Place-Names in the Landscape. Margaret Gelling. 1984
William Hornsby and Richard Stanton excavated a large mound on Kilton Lane known as Howe Hill. The lane runs through the east side of the mound and Hornsby records that material had previously been removed from the summit of the mound to facilitate ploughing. The pair discovered a couple of graves, one of which contained unburned bones and the remains of a hollowed-out tree trunk. A number of cup marked cobbles and a large cup and ring marked stone were also found. It is not unusual to find cup marked stones in coastal barrows, however prehistoric log burials are quite rare, only about 60 have been recorded in the UK.
Source: The Yorkshire Archaeological Journal Vol. XXIV. 1918
A while ago I came across a reference to a couple of Late Neolithic/Early Bronze Age barrows on the southern bank of the Tees close to Piercebridge. Lowland barrows are rare in the Tees valley so I was keen to find out more about this pair. On further investigation I noticed that there were three barrows, one north of the river and two south. Looking on the map I noticed that the three barrows formed an alignment that crossed the Tees at the point where the Romans had built a bridge. Projecting the alignment south leads to the Iron Age Oppidium of Stanwick.
According to Ray Seton’s Astronomical Significance chart, the barrows are also roughly aligned to the rising sun at the summer solstice 2000 BCE.
This map shows that the ancient crossing point was still being used as a ford in the nineteenth century
I checked through all of the sources but could not find a reference to this barrow alignment, so on a misty morning my friend Martyn and I set out to give the place a looking at.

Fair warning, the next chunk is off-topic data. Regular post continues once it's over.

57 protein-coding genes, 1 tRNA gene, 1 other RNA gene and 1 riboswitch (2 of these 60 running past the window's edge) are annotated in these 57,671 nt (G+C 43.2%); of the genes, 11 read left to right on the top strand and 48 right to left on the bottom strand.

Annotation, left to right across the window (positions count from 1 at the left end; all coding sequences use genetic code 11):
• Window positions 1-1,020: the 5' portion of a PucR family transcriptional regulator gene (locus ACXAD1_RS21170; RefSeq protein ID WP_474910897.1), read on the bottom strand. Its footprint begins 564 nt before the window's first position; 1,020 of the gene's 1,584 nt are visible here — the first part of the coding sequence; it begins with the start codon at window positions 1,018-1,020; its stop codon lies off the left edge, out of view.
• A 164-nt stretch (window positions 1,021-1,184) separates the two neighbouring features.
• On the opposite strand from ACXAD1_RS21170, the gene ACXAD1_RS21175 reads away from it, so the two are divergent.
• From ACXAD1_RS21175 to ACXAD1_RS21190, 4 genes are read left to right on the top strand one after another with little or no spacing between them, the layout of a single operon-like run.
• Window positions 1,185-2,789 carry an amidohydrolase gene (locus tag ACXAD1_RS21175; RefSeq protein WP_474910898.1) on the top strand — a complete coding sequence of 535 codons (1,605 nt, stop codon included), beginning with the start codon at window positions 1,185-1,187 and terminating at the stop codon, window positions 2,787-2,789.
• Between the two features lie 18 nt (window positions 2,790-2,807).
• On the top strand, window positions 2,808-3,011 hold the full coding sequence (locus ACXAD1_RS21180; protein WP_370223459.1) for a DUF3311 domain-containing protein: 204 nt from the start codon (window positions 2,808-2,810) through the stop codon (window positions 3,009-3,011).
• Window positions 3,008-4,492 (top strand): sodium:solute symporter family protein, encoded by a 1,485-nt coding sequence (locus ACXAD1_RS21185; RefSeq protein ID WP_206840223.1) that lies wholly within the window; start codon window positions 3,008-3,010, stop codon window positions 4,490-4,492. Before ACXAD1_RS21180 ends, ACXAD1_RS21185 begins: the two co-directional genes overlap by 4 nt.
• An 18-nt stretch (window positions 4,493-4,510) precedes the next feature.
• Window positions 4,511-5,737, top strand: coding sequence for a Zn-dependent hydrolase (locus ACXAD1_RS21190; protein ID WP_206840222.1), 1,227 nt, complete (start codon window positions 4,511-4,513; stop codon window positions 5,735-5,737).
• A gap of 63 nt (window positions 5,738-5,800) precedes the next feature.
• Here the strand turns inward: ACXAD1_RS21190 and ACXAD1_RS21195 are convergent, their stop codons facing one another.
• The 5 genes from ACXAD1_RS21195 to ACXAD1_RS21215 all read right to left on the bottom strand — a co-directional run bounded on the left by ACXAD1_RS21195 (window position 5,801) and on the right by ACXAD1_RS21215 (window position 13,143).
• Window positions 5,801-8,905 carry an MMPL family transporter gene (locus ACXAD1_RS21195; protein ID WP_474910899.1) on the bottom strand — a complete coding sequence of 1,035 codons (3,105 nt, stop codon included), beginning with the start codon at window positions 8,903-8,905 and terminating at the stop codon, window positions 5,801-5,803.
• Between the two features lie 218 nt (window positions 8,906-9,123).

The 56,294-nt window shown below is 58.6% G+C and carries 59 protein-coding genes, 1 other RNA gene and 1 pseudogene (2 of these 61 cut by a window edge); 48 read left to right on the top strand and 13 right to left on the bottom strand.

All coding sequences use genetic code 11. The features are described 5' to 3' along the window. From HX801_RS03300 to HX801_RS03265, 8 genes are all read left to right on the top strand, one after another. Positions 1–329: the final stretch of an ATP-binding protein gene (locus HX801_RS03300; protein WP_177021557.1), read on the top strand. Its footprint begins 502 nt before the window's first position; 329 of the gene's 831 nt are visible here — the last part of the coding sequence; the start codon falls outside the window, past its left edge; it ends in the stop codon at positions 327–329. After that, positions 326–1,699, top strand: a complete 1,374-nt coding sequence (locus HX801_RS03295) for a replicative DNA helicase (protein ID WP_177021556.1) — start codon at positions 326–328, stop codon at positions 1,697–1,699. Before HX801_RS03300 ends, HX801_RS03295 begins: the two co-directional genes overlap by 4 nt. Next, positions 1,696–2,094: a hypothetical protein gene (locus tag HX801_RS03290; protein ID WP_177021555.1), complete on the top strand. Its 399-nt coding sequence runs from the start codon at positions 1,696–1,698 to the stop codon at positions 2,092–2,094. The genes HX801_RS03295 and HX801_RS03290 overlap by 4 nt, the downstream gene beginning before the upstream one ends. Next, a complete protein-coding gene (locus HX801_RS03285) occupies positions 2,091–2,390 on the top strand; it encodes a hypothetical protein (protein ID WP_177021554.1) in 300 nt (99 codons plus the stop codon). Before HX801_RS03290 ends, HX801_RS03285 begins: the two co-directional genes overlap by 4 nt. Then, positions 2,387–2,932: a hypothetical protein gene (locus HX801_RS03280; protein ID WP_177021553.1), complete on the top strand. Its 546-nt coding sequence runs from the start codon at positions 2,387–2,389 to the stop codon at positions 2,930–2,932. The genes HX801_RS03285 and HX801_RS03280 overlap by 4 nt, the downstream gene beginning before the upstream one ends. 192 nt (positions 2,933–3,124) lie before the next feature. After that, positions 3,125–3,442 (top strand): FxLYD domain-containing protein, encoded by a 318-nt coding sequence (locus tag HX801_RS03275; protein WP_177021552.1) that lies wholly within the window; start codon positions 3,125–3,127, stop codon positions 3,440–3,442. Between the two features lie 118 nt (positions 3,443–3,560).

The two barrows on Betty Watson’s Hill and a cup marked cobble stone with two possibly three cups. In North Yorkshire there is a definite association between cup marked stones and prehistoric funerary monuments.
I suggest that the barrows were not actually aligned on the river crossing but were aligned on a trackway or road that crossed the river at this point. The trackway and crossing point, if regularly used, would probably have been quite visible. There is plenty of evidence in the archaeological record to demonstrate a relationship between prehistoric monuments and trackways.
The Tees at Piercebridge and the remains of the Roman bridge. The bridge is built on a gravel bed which is rich in flint pebbles. Perhaps in prehistory this place was not only significant as a river crossing point but also as a source of raw materials.
This part of the River Tees also had a special significance to the Romans. A substantial amount of votive offerings have been recovered from this small section of the river, leading to the suggestion that there was some form of shrine here during the Roman period. The barrow alignment may suggest that this part of the river also carried a spiritual significance to the people who populated this area long before the arrival of the Romans.